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Bee Koh Moy, a healthy bowl of goodness

Bee Koh Moy © Adrian Cheah

In Penang, Bee Koh Moy (Hokkien for black glutinous rice porridge, Bubur Pulut Hitam in Malay) is often served topped with fresh coconut milk. The yin-yang-looking combination of mildly sweetened black rice porridge drizzled with a slightly salty creamy white coconut milk sauce is a scrumptious treat. The rich and creamy dish, perfumed with aromatic pandan (screw pine) leaves, can be served warm or chilled. This offering is usually enjoyed for breakfast, at tea time or as a dessert after a meal; it is best savoured in small portions as it is hearty and filling.

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The good ol' classic taste of Penang's Hokkien mee

Hokkien mee © Adrian Cheah

In 1989, Mr Lim Chong Beng, the only son in the family, took over the family Hokkien mee business from his parents when they were too old to carry on. A bowl was then selling for a mere 80 cents.

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Hills and Heritage of Penang – the durian experience

Flowering Frenzy

durian flowers © Adrian Cheah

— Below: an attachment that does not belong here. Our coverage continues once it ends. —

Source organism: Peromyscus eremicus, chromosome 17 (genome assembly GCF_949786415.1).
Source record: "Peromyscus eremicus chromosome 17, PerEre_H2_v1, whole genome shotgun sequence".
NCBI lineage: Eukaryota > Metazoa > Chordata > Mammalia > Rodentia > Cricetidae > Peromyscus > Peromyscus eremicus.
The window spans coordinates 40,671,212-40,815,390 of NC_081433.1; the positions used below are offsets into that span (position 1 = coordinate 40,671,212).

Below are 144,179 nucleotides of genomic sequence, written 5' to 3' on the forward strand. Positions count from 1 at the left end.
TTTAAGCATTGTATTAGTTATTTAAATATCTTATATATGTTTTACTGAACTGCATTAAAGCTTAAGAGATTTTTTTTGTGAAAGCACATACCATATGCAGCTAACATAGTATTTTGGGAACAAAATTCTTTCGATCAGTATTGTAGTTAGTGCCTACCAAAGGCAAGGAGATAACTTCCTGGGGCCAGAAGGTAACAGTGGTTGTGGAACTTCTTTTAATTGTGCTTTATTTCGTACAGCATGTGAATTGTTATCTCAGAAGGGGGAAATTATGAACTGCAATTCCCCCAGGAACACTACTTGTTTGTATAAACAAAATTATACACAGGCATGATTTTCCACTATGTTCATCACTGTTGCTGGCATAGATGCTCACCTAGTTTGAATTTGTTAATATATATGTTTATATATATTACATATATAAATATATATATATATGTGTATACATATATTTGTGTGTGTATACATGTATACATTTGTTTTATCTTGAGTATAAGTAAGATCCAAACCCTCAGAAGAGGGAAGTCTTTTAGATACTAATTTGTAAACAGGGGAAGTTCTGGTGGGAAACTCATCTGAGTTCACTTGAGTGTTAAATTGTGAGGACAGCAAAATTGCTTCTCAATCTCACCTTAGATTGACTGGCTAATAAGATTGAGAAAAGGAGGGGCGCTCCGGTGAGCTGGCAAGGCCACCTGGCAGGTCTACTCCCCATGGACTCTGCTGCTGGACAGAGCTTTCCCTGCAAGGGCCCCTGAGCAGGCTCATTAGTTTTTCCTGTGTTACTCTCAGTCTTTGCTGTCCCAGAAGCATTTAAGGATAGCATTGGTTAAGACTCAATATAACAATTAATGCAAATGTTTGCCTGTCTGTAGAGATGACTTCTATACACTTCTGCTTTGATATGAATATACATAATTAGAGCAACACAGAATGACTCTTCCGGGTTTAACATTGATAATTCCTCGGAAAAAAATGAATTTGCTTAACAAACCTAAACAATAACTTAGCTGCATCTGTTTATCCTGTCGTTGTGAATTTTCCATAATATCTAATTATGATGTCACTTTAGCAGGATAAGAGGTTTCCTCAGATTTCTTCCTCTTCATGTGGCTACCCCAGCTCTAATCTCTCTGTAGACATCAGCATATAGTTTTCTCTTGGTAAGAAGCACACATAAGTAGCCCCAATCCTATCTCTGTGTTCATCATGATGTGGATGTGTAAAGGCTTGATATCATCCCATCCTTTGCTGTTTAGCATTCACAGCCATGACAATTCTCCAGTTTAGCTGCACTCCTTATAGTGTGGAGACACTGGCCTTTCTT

Every year after the hot and dry spell in January and February, durian trees in Balik Pulau will burst into a flowering frenzy in early March. About 90 days later, some durians will start to drop, paving the way for the durian season of feasting from May till July, sometimes stretching even to August.

If there is a hot and dry season in July and August, the durian trees will flower once again for another smaller harvest at the end of the year. However this common cycles have seen some disruption over recent years.

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Jungles that hide Penang’s forgotten colonial dams

 forgotten colonial dams © Adrian Cheah

The dams of Cherok To’ Kun and Bukit Seraya continue to stand amid encroaching forests in secret testimony to the dedication of their builders and operators from a bygone era.

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Learn how to make authentic Nyonya Jiu Hu Char

Jiu Hu Char © Adrian Cheah

“Jiu hu” is Hokkien for “cuttlefish” and “char” means “fry”. Thus, Jiu Hu Char means “fried cuttlefish”. Although the shredded cuttlefish is the star ingredient (providing a potent umami flavour), there is more in that dish than just cuttlefish. The ingredients for this popular Nyonya offering consist of jiu hu si (dried shredded cuttlefish), yambean, carrots, cabbage, pork belly, mushrooms, onions and garlic.

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EMILY Darling Cafe bakes delectable pastries and indulgent desserts

EMILY Darling Cafe © Adrian Cheah

A fortunate stroke of serendipity can lead one down an unfamiliar path to new beginnings. Little did Danny Yeong, a former optician and Marcus Tan, a graphic designer, realise that by joining a sourdough baking class in March 2021 by Old Man Teh in Kuala Lumpur would lead them to the opening of EMILY Darling Cafe three months later.